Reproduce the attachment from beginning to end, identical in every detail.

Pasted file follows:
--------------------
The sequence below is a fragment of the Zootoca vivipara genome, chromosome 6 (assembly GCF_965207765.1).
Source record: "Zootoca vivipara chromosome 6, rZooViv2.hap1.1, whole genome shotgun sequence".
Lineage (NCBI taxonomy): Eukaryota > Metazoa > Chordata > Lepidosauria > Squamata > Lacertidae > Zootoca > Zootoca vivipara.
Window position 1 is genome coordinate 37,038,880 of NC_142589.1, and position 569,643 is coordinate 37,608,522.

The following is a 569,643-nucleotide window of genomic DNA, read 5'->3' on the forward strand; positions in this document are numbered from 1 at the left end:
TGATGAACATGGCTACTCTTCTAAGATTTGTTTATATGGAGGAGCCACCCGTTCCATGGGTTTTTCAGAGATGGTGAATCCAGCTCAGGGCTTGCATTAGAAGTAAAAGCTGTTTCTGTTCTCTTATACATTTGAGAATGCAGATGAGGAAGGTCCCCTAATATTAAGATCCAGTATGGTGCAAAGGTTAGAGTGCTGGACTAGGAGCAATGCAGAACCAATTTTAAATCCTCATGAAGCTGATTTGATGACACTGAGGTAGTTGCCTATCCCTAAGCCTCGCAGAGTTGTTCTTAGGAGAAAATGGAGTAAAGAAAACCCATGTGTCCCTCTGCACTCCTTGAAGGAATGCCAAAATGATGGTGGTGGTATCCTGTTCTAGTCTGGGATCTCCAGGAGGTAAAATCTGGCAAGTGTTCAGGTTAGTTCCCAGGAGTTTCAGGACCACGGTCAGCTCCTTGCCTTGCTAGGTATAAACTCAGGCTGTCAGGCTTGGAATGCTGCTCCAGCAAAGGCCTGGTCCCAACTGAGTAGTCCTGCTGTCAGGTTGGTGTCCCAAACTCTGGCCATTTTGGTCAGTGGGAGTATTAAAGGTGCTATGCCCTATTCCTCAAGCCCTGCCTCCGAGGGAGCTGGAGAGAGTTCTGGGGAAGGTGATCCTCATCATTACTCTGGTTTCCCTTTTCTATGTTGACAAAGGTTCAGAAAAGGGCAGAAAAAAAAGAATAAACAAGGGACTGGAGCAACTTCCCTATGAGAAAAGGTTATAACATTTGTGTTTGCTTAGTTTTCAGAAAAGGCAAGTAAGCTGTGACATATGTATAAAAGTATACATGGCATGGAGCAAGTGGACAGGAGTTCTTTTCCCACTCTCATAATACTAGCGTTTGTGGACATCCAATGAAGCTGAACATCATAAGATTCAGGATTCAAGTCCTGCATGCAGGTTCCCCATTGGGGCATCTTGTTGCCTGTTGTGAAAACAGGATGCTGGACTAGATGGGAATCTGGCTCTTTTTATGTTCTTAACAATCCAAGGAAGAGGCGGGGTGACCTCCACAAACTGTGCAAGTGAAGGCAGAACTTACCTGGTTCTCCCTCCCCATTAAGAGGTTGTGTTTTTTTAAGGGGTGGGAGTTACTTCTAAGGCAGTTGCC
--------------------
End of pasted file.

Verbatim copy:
The sequence below is a fragment of the Zootoca vivipara genome, chromosome 6 (assembly GCF_965207765.1).
Source record: "Zootoca vivipara chromosome 6, rZooViv2.hap1.1, whole genome shotgun sequence".
Lineage (NCBI taxonomy): Eukaryota > Metazoa > Chordata > Lepidosauria > Squamata > Lacertidae > Zootoca > Zootoca vivipara.
Window position 1 is genome coordinate 37,038,880 of NC_142589.1, and position 569,643 is coordinate 37,608,522.

The following is a 569,643-nucleotide window of genomic DNA, read 5'->3' on the forward strand; positions in this document are numbered from 1 at the left end:
TGATGAACATGGCTACTCTTCTAAGATTTGTTTATATGGAGGAGCCACCCGTTCCATGGGTTTTTCAGAGATGGTGAATCCAGCTCAGGGCTTGCATTAGAAGTAAAAGCTGTTTCTGTTCTCTTATACATTTGAGAATGCAGATGAGGAAGGTCCCCTAATATTAAGATCCAGTATGGTGCAAAGGTTAGAGTGCTGGACTAGGAGCAATGCAGAACCAATTTTAAATCCTCATGAAGCTGATTTGATGACACTGAGGTAGTTGCCTATCCCTAAGCCTCGCAGAGTTGTTCTTAGGAGAAAATGGAGTAAAGAAAACCCATGTGTCCCTCTGCACTCCTTGAAGGAATGCCAAAATGATGGTGGTGGTATCCTGTTCTAGTCTGGGATCTCCAGGAGGTAAAATCTGGCAAGTGTTCAGGTTAGTTCCCAGGAGTTTCAGGACCACGGTCAGCTCCTTGCCTTGCTAGGTATAAACTCAGGCTGTCAGGCTTGGAATGCTGCTCCAGCAAAGGCCTGGTCCCAACTGAGTAGTCCTGCTGTCAGGTTGGTGTCCCAAACTCTGGCCATTTTGGTCAGTGGGAGTATTAAAGGTGCTATGCCCTATTCCTCAAGCCCTGCCTCCGAGGGAGCTGGAGAGAGTTCTGGGGAAGGTGATCCTCATCATTACTCTGGTTTCCCTTTTCTATGTTGACAAAGGTTCAGAAAAGGGCAGAAAAAAAAGAATAAACAAGGGACTGGAGCAACTTCCCTATGAGAAAAGGTTATAACATTTGTGTTTGCTTAGTTTTCAGAAAAGGCAAGTAAGCTGTGACATATGTATAAAAGTATACATGGCATGGAGCAAGTGGACAGGAGTTCTTTTCCCACTCTCATAATACTAGCGTTTGTGGACATCCAATGAAGCTGAACATCATAAGATTCAGGATTCAAGTCCTGCATGCAGGTTCCCCATTGGGGCATCTTGTTGCCTGTTGTGAAAACAGGATGCTGGACTAGATGGGAATCTGGCTCTTTTTATGTTCTTAACAATCCAAGGAAGAGGCGGGGTGACCTCCACAAACTGTGCAAGTGAAGGCAGAACTTACCTGGTTCTCCCTCCCCATTAAGAGGTTGTGTTTTTTTAAGGGGTGGGAGTTACTTCTAAGGCAGTTGCC